Pathways to unsegregated sharing of airspace: views of the uncrewed aerial vehicle (UAV) industry

Authors: Grote, M., Pilko, A., Scanlan, J., Cherrett, T., Dickinson, J., Smith, A., Oakey, A. and Marsden, G.

Journal: Drones

Volume: 5

Issue: 4

eISSN: 2504-446X

DOI: 10.3390/drones5040150

Abstract:

The uncrewed aerial vehicle (UAV or drone) industry is expanding, offering services such as video/photography, inspection, monitoring, surveying, and logistics. This is leading to competing demands for airspace with existing crewed aircraft activities, especially in uncontrolled airspace. As a result, there is an increasingly urgent need for a shared airspace solution that enables drones to be integrated with the wider aviation community in unsegregated operations. The purpose of this research was to engage with the drone industry to understand their issues regarding shared airspace as an important first step in the co-development of operating procedures that can provide equitable airspace access for all. An online, interactive workshop format was employed, with participants (n ~ 80) drawn from the UK drone industry and other attendant organisations. Verbal and written data were recorded, and then analysed using thematic analysis. The findings summarise the issues on a range of topics, grouped into three over-arching themes: (1) operational environment; (2) technical and regulatory environment; and (3) equity and wider society. Results suggested that important issues included the necessity for a dependable detect-and-avoid (DAA) system for in-flight de-confliction, based on onboard electronic conspicuity (EC) devices, and the need for support for shared airspace from the wider aviation community. This study contributes to the stakeholder engagement that will be essential if the co-development of a shared airspace solution is to be widely acceptable to all.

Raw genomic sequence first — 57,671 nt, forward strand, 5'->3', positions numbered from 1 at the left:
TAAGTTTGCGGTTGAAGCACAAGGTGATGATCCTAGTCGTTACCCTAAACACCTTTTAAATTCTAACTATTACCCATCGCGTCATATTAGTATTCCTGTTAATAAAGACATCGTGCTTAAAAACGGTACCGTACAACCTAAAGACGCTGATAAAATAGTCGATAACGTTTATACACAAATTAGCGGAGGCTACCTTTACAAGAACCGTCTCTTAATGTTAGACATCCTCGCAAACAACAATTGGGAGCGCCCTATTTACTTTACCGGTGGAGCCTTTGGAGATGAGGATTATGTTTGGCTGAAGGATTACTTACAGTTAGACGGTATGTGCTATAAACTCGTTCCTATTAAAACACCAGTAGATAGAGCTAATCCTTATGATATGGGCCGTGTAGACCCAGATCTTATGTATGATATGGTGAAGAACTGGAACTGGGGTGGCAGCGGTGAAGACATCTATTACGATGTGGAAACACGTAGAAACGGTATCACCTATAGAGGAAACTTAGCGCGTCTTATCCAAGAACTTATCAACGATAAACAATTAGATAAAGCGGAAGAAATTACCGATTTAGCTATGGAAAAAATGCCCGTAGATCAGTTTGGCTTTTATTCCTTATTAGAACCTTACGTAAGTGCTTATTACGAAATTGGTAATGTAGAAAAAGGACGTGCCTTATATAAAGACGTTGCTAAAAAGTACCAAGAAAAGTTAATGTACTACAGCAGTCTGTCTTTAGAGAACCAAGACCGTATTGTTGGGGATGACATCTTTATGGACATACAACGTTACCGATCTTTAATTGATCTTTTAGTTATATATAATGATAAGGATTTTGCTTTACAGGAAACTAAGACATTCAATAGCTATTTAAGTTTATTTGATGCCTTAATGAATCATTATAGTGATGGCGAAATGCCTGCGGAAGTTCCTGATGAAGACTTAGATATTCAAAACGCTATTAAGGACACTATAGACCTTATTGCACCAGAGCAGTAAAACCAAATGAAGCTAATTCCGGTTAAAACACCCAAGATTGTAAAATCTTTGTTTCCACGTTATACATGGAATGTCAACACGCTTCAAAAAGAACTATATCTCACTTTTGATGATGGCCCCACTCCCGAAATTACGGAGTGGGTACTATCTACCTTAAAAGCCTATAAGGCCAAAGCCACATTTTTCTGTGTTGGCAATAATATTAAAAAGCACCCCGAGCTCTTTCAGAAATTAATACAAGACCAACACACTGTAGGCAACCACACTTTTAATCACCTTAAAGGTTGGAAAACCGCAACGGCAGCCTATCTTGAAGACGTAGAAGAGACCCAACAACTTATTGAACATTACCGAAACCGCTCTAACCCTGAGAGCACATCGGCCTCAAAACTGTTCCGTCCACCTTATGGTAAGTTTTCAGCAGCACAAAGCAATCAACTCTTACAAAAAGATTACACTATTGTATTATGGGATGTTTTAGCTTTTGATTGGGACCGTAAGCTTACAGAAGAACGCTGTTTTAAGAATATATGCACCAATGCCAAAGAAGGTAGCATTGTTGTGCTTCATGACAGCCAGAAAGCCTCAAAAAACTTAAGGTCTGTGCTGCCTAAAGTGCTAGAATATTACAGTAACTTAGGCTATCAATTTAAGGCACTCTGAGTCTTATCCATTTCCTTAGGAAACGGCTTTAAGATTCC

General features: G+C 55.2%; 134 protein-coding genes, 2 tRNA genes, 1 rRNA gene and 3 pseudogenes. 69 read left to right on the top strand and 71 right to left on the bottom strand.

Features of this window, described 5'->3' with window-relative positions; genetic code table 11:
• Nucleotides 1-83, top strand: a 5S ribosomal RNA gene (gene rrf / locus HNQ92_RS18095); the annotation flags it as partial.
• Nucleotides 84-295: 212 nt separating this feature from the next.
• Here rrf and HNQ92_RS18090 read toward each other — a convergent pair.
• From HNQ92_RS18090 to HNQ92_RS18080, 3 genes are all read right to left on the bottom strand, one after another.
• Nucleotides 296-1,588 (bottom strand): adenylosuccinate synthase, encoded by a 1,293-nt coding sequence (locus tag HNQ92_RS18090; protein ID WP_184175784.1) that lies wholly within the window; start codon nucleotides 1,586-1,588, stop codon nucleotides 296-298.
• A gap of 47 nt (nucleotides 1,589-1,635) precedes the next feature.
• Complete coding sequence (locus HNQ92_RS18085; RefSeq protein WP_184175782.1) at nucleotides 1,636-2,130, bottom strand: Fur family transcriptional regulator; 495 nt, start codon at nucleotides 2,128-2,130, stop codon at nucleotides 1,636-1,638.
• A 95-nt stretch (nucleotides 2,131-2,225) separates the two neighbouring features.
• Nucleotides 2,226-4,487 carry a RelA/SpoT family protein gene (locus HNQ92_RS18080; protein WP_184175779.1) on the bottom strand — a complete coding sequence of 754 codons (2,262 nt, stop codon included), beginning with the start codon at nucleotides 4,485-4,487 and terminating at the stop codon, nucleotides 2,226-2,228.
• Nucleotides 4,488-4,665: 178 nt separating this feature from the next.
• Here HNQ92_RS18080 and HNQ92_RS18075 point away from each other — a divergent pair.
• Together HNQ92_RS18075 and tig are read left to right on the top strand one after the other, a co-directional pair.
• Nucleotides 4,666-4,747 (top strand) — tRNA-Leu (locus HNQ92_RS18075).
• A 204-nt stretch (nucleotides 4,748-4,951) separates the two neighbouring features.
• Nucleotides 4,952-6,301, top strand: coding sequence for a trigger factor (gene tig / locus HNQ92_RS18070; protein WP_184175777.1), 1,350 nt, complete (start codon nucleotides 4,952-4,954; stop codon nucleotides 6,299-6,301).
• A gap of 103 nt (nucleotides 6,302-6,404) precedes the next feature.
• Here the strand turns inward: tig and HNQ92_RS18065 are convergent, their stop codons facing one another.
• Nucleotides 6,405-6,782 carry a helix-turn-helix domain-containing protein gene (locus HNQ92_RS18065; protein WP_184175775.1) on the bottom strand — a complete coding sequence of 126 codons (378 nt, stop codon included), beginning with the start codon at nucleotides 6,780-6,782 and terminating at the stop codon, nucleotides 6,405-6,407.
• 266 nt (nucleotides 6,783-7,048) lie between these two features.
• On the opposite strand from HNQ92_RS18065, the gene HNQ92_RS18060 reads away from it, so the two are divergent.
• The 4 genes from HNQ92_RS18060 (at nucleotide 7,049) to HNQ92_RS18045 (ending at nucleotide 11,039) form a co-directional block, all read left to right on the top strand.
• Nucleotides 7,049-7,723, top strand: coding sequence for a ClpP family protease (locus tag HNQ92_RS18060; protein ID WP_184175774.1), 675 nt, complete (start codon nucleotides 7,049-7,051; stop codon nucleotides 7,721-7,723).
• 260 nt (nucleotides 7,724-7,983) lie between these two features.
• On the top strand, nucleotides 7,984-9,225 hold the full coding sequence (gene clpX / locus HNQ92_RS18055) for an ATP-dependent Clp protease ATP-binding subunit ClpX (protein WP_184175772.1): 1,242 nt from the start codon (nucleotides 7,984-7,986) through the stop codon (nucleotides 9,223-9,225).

http://eprints.bournemouth.ac.uk/36452/

Source: Scopus

Pathways to Unsegregated Sharing of Airspace: Views of the Uncrewed Aerial Vehicle (UAV) Industry

Authors: Grote, M., Pilko, A., Scanlan, J., Cherrett, T., Dickinson, J., Smith, A., Oakey, A. and Marsden, G.

Journal: DRONES

Volume: 5

Issue: 4

eISSN: 2504-446X

DOI: 10.3390/drones5040150

http://eprints.bournemouth.ac.uk/36452/

Source: Web of Science (Lite)

Pathways to unsegregated sharing of airspace: views of the uncrewed aerial vehicle (UAV) industry

Authors: Grote, M., Pilko, A., Scanlan, J., Cherrett, T., Dickinson, J., Smith, A., Oakey, A. and Marsden, G.

Journal: Drones

Volume: 5

Issue: 4

eISSN: 2504-446X

DOI: 10.3390/drones5040150

Abstract: